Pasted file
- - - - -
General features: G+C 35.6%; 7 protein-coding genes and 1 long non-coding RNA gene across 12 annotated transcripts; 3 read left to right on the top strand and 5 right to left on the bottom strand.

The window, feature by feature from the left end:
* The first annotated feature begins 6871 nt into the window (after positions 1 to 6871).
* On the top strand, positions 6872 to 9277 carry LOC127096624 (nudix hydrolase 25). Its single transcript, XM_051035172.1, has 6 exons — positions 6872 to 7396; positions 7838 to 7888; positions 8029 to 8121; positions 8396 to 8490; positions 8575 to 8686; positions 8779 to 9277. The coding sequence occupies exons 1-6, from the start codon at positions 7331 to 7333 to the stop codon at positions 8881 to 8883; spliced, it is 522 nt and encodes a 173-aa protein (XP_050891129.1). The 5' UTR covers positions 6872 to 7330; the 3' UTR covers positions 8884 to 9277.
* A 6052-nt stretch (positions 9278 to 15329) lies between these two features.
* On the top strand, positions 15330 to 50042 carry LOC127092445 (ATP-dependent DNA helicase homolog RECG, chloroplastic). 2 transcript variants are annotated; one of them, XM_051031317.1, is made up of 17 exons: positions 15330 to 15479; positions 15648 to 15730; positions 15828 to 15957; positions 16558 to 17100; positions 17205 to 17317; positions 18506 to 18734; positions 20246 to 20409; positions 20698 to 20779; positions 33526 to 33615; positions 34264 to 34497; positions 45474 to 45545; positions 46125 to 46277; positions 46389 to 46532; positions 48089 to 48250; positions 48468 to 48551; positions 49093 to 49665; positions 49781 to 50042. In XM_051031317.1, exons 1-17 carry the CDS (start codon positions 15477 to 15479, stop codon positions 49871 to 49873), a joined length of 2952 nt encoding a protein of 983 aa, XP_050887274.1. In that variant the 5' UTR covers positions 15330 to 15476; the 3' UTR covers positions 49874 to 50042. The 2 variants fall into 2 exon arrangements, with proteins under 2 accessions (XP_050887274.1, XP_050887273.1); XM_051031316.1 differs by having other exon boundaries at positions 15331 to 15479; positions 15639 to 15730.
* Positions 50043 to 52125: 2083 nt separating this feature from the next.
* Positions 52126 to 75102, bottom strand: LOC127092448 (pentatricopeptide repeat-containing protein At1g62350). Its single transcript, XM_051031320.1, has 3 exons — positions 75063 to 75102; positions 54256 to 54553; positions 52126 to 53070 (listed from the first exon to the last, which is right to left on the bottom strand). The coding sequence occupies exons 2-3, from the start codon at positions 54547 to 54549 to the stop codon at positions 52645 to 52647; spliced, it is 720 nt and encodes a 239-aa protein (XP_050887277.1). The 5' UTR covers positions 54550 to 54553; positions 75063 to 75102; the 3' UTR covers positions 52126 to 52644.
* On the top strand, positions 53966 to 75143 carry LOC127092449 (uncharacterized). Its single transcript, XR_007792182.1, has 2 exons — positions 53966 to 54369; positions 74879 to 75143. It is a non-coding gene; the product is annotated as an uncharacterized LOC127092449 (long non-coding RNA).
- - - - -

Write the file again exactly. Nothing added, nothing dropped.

General features: G+C 35.6%; 7 protein-coding genes and 1 long non-coding RNA gene across 12 annotated transcripts; 3 read left to right on the top strand and 5 right to left on the bottom strand.

The window, feature by feature from the left end:
* The first annotated feature begins 6871 nt into the window (after positions 1 to 6871).
* On the top strand, positions 6872 to 9277 carry LOC127096624 (nudix hydrolase 25). Its single transcript, XM_051035172.1, has 6 exons — positions 6872 to 7396; positions 7838 to 7888; positions 8029 to 8121; positions 8396 to 8490; positions 8575 to 8686; positions 8779 to 9277. The coding sequence occupies exons 1-6, from the start codon at positions 7331 to 7333 to the stop codon at positions 8881 to 8883; spliced, it is 522 nt and encodes a 173-aa protein (XP_050891129.1). The 5' UTR covers positions 6872 to 7330; the 3' UTR covers positions 8884 to 9277.
* A 6052-nt stretch (positions 9278 to 15329) lies between these two features.
* On the top strand, positions 15330 to 50042 carry LOC127092445 (ATP-dependent DNA helicase homolog RECG, chloroplastic). 2 transcript variants are annotated; one of them, XM_051031317.1, is made up of 17 exons: positions 15330 to 15479; positions 15648 to 15730; positions 15828 to 15957; positions 16558 to 17100; positions 17205 to 17317; positions 18506 to 18734; positions 20246 to 20409; positions 20698 to 20779; positions 33526 to 33615; positions 34264 to 34497; positions 45474 to 45545; positions 46125 to 46277; positions 46389 to 46532; positions 48089 to 48250; positions 48468 to 48551; positions 49093 to 49665; positions 49781 to 50042. In XM_051031317.1, exons 1-17 carry the CDS (start codon positions 15477 to 15479, stop codon positions 49871 to 49873), a joined length of 2952 nt encoding a protein of 983 aa, XP_050887274.1. In that variant the 5' UTR covers positions 15330 to 15476; the 3' UTR covers positions 49874 to 50042. The 2 variants fall into 2 exon arrangements, with proteins under 2 accessions (XP_050887274.1, XP_050887273.1); XM_051031316.1 differs by having other exon boundaries at positions 15331 to 15479; positions 15639 to 15730.
* Positions 50043 to 52125: 2083 nt separating this feature from the next.
* Positions 52126 to 75102, bottom strand: LOC127092448 (pentatricopeptide repeat-containing protein At1g62350). Its single transcript, XM_051031320.1, has 3 exons — positions 75063 to 75102; positions 54256 to 54553; positions 52126 to 53070 (listed from the first exon to the last, which is right to left on the bottom strand). The coding sequence occupies exons 2-3, from the start codon at positions 54547 to 54549 to the stop codon at positions 52645 to 52647; spliced, it is 720 nt and encodes a 239-aa protein (XP_050887277.1). The 5' UTR covers positions 54550 to 54553; positions 75063 to 75102; the 3' UTR covers positions 52126 to 52644.
* On the top strand, positions 53966 to 75143 carry LOC127092449 (uncharacterized). Its single transcript, XR_007792182.1, has 2 exons — positions 53966 to 54369; positions 74879 to 75143. It is a non-coding gene; the product is annotated as an uncharacterized LOC127092449 (long non-coding RNA).